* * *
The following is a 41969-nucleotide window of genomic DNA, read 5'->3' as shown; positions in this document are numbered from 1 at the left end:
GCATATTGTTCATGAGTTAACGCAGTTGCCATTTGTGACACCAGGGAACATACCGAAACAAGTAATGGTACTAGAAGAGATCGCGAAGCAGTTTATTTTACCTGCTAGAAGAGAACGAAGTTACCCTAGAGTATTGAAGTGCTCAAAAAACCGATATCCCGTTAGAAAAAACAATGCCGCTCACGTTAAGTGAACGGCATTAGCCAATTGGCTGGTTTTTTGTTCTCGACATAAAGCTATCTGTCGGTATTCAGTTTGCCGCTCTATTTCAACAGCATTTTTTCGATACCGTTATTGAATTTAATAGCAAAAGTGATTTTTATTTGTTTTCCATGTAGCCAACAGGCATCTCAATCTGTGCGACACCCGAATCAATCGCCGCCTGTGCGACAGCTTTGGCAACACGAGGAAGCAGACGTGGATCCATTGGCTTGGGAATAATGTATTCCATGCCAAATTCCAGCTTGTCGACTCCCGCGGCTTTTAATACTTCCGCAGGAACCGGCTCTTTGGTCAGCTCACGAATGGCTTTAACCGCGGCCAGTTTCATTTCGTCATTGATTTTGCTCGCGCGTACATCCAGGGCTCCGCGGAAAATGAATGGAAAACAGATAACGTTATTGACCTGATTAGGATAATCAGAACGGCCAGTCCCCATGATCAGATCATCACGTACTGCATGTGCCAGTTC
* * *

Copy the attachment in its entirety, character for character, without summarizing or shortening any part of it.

The following is a 41969-nucleotide window of genomic DNA, read 5'->3' as shown; positions in this document are numbered from 1 at the left end:
GCATATTGTTCATGAGTTAACGCAGTTGCCATTTGTGACACCAGGGAACATACCGAAACAAGTAATGGTACTAGAAGAGATCGCGAAGCAGTTTATTTTACCTGCTAGAAGAGAACGAAGTTACCCTAGAGTATTGAAGTGCTCAAAAAACCGATATCCCGTTAGAAAAAACAATGCCGCTCACGTTAAGTGAACGGCATTAGCCAATTGGCTGGTTTTTTGTTCTCGACATAAAGCTATCTGTCGGTATTCAGTTTGCCGCTCTATTTCAACAGCATTTTTTCGATACCGTTATTGAATTTAATAGCAAAAGTGATTTTTATTTGTTTTCCATGTAGCCAACAGGCATCTCAATCTGTGCGACACCCGAATCAATCGCCGCCTGTGCGACAGCTTTGGCAACACGAGGAAGCAGACGTGGATCCATTGGCTTGGGAATAATGTATTCCATGCCAAATTCCAGCTTGTCGACTCCCGCGGCTTTTAATACTTCCGCAGGAACCGGCTCTTTGGTCAGCTCACGAATGGCTTTAACCGCGGCCAGTTTCATTTCGTCATTGATTTTGCTCGCGCGTACATCCAGGGCTCCGCGGAAAATGAATGGAAAACAGATAACGTTATTGACCTGATTAGGATAATCAGAACGGCCAGTCCCCATGATCAGATCATCACGTACTGCATGTGCCAGTTC